The Enchanted: A Novel

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The Enchanted: A Novel

by Rene Denfeld

HARPERCOLLINS PUBLISHERS | February 21, 2014 | Trade Paperback

The Enchanted: A Novel is rated 4.2222 out of 5 by 9.

The lady, an investigator who excels at uncovering information to save her clients from execution . . .

The fallen priest, beaten down by his guilt over a terrible sin and its tragic consequences . . .

The warden, a kind man within a cruel system . . .

The mute prisoner, sensing what others cannot in what he calls "this enchanted place" . . .

The enchanted place is an ancient stone prison. Two outsiders walk here: a woman known only as the lady, and a fallen priest. The lady comes to the prison when she has a job to do. She''s skilled at finding the secrets that get men off death row. This gift threatens her career-and complicates her life-when she takes on the case of York, a killer whose date of execution looms. York is different from the lady''s former clients: he wants to die. Going against the condemned man''s wishes, the lady begins her work. What she uncovers about York''s birth and upbringing rings chillingly familiar. In York''s shocking and shameful childhood, the lady sees the shadows of her own.

The lady is watched by a death row inmate who finds escape in the books he reads from the prison library and by reimagining the world he inhabits-a world of majestic golden horses that stampede underground and of tiny men who hammer away inside stone walls. He is not named, nor do we know his crime. But he listens. He listens to York''s story. He sees the lady fall in love with the priest and wonders how such warmth is possible in these crumbling corridors. As tensions in "this enchanted place" build, he sees the corruption and the danger. And he waits as the hour of his own destiny approaches.

The Enchanted is a magical novel about redemption, the poetry that can exist within the unfathomable, and the human capacity to transcend and survive even the most nightmarish reality. Beautiful and unexpected, this is a memorable story.

Format: Trade Paperback

Dimensions: 256 pages, 8.3 × 5.6 × 0.7 in

Published: February 21, 2014

Publisher: HARPERCOLLINS PUBLISHERS

Language: English

The following ISBNs are associated with this title:

ISBN - 10: 0062323334

ISBN - 13: 9780062323330

Found in: Fiction and Literature

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Reviews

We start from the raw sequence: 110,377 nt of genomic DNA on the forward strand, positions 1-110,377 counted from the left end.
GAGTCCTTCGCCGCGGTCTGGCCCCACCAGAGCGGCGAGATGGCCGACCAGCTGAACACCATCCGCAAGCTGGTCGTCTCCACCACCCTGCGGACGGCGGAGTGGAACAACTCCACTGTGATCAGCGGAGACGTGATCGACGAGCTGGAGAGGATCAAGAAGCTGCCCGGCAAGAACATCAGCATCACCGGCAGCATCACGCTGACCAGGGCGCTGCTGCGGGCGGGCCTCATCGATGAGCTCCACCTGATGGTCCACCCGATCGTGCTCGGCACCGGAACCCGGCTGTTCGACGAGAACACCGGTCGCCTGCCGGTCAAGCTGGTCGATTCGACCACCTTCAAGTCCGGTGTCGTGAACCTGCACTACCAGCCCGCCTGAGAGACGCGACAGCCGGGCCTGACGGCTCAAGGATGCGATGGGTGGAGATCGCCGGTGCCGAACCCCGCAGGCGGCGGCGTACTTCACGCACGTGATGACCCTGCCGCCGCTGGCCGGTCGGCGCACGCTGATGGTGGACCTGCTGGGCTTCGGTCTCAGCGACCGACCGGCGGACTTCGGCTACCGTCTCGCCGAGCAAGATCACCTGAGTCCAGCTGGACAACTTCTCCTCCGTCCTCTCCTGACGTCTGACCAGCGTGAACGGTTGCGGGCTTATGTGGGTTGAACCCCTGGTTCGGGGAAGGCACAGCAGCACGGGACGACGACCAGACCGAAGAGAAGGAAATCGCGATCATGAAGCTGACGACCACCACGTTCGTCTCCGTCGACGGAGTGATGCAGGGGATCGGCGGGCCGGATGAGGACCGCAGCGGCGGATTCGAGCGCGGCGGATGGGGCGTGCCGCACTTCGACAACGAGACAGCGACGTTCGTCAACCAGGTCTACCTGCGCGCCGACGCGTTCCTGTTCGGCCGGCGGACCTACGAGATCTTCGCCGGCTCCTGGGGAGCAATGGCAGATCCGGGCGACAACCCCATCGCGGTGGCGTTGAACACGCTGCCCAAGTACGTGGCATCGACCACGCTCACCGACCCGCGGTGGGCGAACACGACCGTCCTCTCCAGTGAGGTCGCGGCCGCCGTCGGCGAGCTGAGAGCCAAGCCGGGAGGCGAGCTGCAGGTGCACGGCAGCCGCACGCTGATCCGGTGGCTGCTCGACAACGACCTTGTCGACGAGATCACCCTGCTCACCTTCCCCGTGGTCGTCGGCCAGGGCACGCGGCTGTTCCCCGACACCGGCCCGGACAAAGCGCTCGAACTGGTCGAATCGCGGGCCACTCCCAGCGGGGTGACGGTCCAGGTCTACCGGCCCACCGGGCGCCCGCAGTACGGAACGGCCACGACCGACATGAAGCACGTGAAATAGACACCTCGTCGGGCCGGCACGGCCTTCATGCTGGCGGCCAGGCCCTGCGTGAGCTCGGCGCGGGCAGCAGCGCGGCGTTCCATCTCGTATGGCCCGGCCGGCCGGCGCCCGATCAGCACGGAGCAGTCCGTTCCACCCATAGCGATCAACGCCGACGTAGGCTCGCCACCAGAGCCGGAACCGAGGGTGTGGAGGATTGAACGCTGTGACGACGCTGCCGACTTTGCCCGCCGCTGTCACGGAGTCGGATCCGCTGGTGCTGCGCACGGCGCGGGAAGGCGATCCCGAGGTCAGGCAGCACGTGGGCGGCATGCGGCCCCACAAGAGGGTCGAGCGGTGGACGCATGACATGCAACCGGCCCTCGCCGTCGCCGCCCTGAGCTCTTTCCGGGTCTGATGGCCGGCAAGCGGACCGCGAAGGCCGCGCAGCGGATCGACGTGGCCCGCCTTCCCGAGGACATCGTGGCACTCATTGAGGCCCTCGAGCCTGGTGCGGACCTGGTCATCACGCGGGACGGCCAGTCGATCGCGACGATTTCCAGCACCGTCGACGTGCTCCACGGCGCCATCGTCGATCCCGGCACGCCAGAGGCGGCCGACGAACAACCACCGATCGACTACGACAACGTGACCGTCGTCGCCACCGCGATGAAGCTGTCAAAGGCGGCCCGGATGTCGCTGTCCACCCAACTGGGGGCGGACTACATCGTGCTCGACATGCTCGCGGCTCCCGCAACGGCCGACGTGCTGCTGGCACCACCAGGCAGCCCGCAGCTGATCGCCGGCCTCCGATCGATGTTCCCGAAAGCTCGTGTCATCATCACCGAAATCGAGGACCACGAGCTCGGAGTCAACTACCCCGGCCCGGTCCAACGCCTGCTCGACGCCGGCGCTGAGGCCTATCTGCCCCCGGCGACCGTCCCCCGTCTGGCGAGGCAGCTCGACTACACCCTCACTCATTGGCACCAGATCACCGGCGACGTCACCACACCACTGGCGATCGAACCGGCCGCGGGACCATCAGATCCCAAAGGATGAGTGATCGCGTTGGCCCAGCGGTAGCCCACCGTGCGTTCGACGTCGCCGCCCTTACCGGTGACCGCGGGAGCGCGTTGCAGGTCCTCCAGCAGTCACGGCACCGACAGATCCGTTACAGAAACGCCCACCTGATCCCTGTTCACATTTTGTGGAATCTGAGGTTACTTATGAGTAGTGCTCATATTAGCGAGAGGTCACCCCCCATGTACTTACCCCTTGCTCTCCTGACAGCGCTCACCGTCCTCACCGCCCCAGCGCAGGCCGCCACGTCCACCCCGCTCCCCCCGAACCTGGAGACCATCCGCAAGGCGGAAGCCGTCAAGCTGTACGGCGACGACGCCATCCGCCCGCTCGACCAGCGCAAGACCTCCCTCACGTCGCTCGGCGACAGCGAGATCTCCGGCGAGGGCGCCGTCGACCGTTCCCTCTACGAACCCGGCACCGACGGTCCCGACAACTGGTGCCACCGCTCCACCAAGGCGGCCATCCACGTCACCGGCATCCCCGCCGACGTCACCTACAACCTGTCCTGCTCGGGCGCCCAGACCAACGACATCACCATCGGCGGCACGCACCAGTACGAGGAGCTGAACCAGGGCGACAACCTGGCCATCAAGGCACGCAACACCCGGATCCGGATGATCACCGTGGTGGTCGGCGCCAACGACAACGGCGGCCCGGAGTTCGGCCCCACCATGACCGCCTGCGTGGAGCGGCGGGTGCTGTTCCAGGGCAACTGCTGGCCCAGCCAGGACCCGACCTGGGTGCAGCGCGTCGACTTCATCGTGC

Rated 5 out of 5 by from Haunting I first heard of this novel from Kaiti at Harper Collins Canada. She raved about how good the writing in this book is and at that point I knew that I had to read it. It is a novel set in a prison and more specifically deals with the characters that are on death row. The story is narrated by a man on death row and is first person omniscient. This narrator seems to know things that he couldn't possibly know about certain characters in this novel. The book explores some of the horrors of prison life and at times it was difficult to read what was happening to some of the inmates. This book doesn't sugarcoat anything and I liked the raw grit of the story. I found that I was interested in what was happening with each of the characters in this novel. I would say that the author didn't focus on one particular character but on a whole cast of characters with equal value to the story. One of my favourite characters was the investigator. She is hired to investigate the life of York, a death-row inmate close to his final days. During the course of her investigation you can see some similarities in York's life and in the investigator's life. The juxtaposition of their lives really brings to light that life is a series of choices. For some, you may decide to overcome your adversity while for others it may just be too difficult. At the same time, your past plays such an integral part of how your character is formed. Denfeld poses the question: Did York really stand a chance? The book made me question some of the judgements I have formed previously. Does a killer deserve my sympathy? Is that killer still not just a human being that may have been handed a crappy hand? I think the real main character of this story isn't one single person but the jail itself. It seems to possess some sort of magical element to it and it records the stories of it's guests. It tells the story of the corrupt guard, the warden, the small time petty thieves, the kingpins, the murderers and the priest. Denfeld is master storyteller and I simply couldn't read this book fast enough. If you don't mind the gruesome at times mixed in with a great narrative then this is the book for you. I think this is a must-read of 2014.